The following day, the SAMM project team, and any other volunteers who want to participate, will be working on creating outputs for the project.

The event is being held at The Gibson Hotel at Point Village Dublin 1, Ireland.

Posted on: 20 February 2015 at 09:59 hrs

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17 February 2015

AppSensor Now A Flagship OWASP Project

I was extremely pleased at the release of the v2 AppSensor reference implementation inJanuary. Now I am excited that the Open Web Application Security Project (OWASP) has elevated the project's status.

Photograph of a green pendant flag flying against a blue sky

The completely voluntary OWASP project task force, led by Johanna Curiel, has been working through a backlog of project reviews. Over the last couple of years OWASP AppSensor Project has delivered significant steps in the coverage, quality, and depth of outputs. In fact it is also the only OWASP project that is both a documentation type of project, and a code one.

OWASP has promoted the project to the highest level - Flagship status. As co-leader with John Melton and Dennis Groves, and project founder Michael Coates, I am thrilled with this recognition.

OWASP's project inventory includes nine other Flagship projects and defines flagship status as:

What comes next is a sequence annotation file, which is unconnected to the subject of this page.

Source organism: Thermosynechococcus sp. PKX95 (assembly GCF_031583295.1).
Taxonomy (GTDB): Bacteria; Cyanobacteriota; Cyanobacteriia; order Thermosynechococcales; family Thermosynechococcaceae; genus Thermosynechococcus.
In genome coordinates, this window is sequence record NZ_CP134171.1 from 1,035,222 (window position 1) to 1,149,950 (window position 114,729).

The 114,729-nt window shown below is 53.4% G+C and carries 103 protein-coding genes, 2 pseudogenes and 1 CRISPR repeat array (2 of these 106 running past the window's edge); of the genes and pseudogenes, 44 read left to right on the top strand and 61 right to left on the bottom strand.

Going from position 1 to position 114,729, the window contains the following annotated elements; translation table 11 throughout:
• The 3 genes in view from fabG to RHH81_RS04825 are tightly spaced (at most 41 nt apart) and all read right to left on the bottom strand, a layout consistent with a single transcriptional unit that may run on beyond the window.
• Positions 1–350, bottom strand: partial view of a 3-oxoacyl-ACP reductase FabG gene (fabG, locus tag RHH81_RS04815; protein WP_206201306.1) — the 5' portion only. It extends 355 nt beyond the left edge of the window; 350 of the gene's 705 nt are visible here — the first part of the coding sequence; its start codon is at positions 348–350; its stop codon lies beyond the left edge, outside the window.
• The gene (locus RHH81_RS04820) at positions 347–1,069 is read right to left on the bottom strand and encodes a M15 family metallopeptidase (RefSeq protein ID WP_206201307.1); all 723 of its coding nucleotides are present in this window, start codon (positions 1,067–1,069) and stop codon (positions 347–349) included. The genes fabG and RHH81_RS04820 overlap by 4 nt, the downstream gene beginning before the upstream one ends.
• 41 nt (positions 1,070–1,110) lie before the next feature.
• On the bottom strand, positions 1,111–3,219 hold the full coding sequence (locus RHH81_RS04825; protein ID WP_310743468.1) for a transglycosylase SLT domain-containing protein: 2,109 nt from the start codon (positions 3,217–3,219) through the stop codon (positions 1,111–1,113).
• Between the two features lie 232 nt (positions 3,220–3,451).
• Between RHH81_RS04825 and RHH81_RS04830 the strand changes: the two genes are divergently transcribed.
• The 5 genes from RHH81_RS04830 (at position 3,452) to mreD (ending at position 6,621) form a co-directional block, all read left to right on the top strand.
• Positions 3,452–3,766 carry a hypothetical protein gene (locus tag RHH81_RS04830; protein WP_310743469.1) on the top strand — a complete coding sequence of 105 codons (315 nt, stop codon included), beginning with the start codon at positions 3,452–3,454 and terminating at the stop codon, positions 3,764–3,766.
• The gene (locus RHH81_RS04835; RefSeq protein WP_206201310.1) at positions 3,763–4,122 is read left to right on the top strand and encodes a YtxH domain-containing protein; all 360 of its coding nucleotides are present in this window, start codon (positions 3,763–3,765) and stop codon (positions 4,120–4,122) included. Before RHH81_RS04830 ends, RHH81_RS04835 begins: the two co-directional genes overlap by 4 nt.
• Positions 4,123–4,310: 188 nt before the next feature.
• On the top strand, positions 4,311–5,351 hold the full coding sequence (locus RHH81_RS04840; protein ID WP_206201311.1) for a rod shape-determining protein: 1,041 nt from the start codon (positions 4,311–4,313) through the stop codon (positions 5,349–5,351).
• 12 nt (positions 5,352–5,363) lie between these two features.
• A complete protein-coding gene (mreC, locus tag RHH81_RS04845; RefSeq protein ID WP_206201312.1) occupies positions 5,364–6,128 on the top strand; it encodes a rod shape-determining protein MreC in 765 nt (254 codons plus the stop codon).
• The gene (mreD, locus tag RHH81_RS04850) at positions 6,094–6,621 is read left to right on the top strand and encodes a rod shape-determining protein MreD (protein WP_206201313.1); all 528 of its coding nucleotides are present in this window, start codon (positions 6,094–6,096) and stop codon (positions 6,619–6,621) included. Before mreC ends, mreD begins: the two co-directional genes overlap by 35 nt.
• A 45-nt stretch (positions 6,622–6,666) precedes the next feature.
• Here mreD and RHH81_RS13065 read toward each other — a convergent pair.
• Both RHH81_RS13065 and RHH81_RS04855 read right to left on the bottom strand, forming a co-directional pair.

The goal of OWASP Flagship projects is to identify, highlight, and support mainstream OWASP projects that make up a complete application security product of high quality and value to the software security industry. These projects are selected for their strategic value to OWASP and application security as a whole.

OWASP Flagship projects represent projects that are not only mature, but are also projects that OWASP as an organization provides direct support to maintaining. The core mission of OWASP is to make application security visible and so as an organization, OWASP has a vested interest in the success of its Flagship projects. Since Flagship projects have such high visibility, these projects are expected to uphold the most stringent requirements of all OWASP Projects.

It is important to remember all the people who have volunteered their time and effort to reach this stage. So many good and generous people.

Mark Miller has just interviewed John Melton about the OWASP AppSensor Project as part of the OWASP 24/7 podcast series. He provides an overview of application-specific attack detection and response, discusses what is new in version 2.0.0, explains the architectural options, describes the process flow, and mentions what else is on the roadmap.

AppSensor will be participating in this year's AppSec EU application security conference in Amsterdam, from 19th to 22nd May 2015. I hope you can make it.

Posted on: 17 February 2015 at 07:55 hrs

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13 February 2015

Security Information Sharing Standards and Tools